Greenhouse Gas Emission| BIGGEST Contributors to Climate Change
Updated: Sep 10, 2019
Climate change became a real concern in mid 1960s, and by mid 70s the term ‘global warming’ made it to the public domain. Change in climate got significantly worse since then, and 2019 began with record breaking extreme weather events around the world.
Concern for climate change gained significant international attention with many nations attempting to curb the detrimental effects of climate change. However, there are more climate change sleepers than climate change deniers. People may be sleeping on climate change for a variety of reasons: lack of adequate awareness and education, apathy, poverty, living a stressful/busy life are just to name a few.
Undoubtedly, people who are marginalized and underprivileged will feel the brunt of climate change devastations.
The way life is currently lived in many parts of the world is no longer sustainable, and requires for an immediate shift in lifestyle that is significantly gentler to and for the environment. There are a number of global contributors to the rapidly changing climate causing greenhouse effect. Fossil fuel (crude oil, coal, natural gas, etc.) burning for energy production and use is a main culprit, yet we use it for electricity, heat, transportation, etc.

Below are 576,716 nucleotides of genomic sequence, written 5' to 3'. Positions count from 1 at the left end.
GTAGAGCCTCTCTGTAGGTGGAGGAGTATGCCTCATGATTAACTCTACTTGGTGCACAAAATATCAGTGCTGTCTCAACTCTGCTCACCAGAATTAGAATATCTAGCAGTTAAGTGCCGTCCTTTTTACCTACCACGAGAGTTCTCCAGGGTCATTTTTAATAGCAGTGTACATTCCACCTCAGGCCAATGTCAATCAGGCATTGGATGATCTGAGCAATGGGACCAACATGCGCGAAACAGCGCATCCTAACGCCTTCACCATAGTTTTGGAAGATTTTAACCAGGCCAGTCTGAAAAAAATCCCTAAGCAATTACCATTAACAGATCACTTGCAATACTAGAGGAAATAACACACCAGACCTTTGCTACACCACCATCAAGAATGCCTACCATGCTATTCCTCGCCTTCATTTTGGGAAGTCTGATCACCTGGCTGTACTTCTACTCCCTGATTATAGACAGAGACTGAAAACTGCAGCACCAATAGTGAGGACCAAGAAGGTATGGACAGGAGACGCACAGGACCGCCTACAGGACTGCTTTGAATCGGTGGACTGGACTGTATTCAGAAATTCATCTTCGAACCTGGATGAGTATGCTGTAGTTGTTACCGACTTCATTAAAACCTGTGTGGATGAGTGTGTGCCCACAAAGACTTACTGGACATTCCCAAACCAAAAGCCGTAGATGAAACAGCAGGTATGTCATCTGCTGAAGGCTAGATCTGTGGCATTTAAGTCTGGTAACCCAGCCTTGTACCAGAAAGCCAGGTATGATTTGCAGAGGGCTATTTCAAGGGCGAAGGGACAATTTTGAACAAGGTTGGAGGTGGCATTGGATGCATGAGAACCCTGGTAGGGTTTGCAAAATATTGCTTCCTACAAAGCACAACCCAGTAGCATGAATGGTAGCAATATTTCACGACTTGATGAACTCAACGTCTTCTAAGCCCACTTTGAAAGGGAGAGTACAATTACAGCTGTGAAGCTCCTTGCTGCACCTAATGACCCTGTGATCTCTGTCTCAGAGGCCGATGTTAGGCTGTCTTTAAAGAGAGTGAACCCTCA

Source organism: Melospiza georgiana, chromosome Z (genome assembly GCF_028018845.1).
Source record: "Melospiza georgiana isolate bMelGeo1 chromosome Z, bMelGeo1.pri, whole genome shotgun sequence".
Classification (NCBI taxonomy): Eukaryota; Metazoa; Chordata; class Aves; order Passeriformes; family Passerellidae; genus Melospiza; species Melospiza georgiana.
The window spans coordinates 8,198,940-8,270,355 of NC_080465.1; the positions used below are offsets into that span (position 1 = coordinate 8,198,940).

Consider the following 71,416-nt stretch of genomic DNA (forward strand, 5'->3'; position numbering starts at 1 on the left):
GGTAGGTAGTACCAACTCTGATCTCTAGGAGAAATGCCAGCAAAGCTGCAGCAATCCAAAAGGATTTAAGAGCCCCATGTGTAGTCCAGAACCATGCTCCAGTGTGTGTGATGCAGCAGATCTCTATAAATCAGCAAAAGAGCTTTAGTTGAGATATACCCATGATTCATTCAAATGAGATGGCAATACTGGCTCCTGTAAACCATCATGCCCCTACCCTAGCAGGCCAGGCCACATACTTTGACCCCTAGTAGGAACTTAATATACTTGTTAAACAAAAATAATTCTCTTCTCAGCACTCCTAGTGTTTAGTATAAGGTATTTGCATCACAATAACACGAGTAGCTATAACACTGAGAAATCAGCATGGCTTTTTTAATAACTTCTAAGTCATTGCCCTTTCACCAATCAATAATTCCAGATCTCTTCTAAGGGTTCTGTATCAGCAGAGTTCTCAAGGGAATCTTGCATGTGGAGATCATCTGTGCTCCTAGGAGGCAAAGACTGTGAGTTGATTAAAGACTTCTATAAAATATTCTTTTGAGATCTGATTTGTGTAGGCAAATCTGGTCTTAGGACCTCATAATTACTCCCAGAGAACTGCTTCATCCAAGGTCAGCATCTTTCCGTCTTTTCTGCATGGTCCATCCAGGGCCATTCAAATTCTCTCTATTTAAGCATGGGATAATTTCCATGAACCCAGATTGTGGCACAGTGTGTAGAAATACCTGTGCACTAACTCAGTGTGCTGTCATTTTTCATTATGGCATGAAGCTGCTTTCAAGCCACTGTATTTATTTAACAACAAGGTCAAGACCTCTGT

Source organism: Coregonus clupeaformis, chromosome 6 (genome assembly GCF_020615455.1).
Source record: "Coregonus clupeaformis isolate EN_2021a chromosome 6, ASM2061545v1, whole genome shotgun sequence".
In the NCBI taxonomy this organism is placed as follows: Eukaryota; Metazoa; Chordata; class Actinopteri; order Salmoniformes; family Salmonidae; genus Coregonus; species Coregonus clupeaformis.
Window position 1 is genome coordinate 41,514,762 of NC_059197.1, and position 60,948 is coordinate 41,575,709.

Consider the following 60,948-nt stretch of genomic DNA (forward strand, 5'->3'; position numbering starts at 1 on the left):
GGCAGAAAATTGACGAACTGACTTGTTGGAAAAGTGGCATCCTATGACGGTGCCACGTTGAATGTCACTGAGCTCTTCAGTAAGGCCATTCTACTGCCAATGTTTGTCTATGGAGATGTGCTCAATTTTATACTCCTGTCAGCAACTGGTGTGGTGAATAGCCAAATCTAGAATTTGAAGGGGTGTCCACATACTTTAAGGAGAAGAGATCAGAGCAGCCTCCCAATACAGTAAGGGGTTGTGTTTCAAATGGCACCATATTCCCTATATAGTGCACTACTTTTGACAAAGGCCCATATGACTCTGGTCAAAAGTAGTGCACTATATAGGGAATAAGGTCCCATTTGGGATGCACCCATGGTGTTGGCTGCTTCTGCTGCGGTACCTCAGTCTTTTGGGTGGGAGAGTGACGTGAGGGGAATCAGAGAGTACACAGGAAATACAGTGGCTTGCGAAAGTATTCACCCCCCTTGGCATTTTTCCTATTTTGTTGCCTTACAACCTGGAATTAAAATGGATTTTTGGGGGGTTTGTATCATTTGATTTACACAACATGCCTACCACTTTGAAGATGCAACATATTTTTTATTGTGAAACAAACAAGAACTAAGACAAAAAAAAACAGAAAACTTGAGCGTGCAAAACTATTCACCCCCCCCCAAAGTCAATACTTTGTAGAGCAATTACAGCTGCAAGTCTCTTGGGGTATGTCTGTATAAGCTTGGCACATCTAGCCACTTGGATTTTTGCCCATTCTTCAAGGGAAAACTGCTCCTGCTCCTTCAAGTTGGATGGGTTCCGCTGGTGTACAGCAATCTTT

The meat and dairy industry is said to be producing dangerous levels of greenhouse gases surpassing the fossil fuel industry. The Independent stated “China, the US, the EU, Canada, Brazil, Argentina, Australia and New Zealand are collectively responsible for over 60 per cent of global meat and dairy emissions – about twice the rest of the world on a per capita basis.”
The world’s top 3 greenhouse gas emitters (China, the EU, & the US) contribute 14X the emission of the bottom 100.
Canada is among the top 10 emitters of greenhouse gasses, and they come from several sources:
Other emitters of greenhouse gases which contribute to climate change include transportation, industry (produces goods and raw materials), agriculture, forestry and land use, waste, etc.